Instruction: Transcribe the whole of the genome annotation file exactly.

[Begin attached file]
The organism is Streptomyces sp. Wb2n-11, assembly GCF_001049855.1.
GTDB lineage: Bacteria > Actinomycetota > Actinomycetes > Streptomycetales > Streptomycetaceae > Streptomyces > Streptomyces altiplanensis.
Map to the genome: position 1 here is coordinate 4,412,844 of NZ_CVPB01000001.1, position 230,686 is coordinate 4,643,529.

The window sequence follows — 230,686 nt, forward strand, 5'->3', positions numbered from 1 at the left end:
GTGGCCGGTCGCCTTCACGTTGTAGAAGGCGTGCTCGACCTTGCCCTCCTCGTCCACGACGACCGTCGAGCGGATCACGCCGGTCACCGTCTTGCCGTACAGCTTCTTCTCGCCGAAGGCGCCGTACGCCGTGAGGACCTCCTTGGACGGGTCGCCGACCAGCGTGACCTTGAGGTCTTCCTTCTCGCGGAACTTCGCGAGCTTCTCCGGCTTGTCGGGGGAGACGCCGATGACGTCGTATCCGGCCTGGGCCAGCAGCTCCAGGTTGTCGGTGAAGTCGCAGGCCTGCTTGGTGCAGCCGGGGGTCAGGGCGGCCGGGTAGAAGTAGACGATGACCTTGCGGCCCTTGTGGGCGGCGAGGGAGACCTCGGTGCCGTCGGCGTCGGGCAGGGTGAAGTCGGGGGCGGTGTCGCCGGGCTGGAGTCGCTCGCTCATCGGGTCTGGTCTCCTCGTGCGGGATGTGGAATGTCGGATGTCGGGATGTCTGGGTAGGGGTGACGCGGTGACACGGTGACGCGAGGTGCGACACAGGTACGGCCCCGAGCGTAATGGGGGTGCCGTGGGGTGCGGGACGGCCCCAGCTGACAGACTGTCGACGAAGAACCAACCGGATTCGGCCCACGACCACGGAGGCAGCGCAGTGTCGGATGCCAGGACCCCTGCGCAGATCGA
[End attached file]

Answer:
The organism is Streptomyces sp. Wb2n-11, assembly GCF_001049855.1.
GTDB lineage: Bacteria > Actinomycetota > Actinomycetes > Streptomycetales > Streptomycetaceae > Streptomyces > Streptomyces altiplanensis.
Map to the genome: position 1 here is coordinate 4,412,844 of NZ_CVPB01000001.1, position 230,686 is coordinate 4,643,529.

The window sequence follows — 230,686 nt, forward strand, 5'->3', positions numbered from 1 at the left end:
GTGGCCGGTCGCCTTCACGTTGTAGAAGGCGTGCTCGACCTTGCCCTCCTCGTCCACGACGACCGTCGAGCGGATCACGCCGGTCACCGTCTTGCCGTACAGCTTCTTCTCGCCGAAGGCGCCGTACGCCGTGAGGACCTCCTTGGACGGGTCGCCGACCAGCGTGACCTTGAGGTCTTCCTTCTCGCGGAACTTCGCGAGCTTCTCCGGCTTGTCGGGGGAGACGCCGATGACGTCGTATCCGGCCTGGGCCAGCAGCTCCAGGTTGTCGGTGAAGTCGCAGGCCTGCTTGGTGCAGCCGGGGGTCAGGGCGGCCGGGTAGAAGTAGACGATGACCTTGCGGCCCTTGTGGGCGGCGAGGGAGACCTCGGTGCCGTCGGCGTCGGGCAGGGTGAAGTCGGGGGCGGTGTCGCCGGGCTGGAGTCGCTCGCTCATCGGGTCTGGTCTCCTCGTGCGGGATGTGGAATGTCGGATGTCGGGATGTCTGGGTAGGGGTGACGCGGTGACACGGTGACGCGAGGTGCGACACAGGTACGGCCCCGAGCGTAATGGGGGTGCCGTGGGGTGCGGGACGGCCCCAGCTGACAGACTGTCGACGAAGAACCAACCGGATTCGGCCCACGACCACGGAGGCAGCGCAGTGTCGGATGCCAGGACCCCTGCGCAGATCGA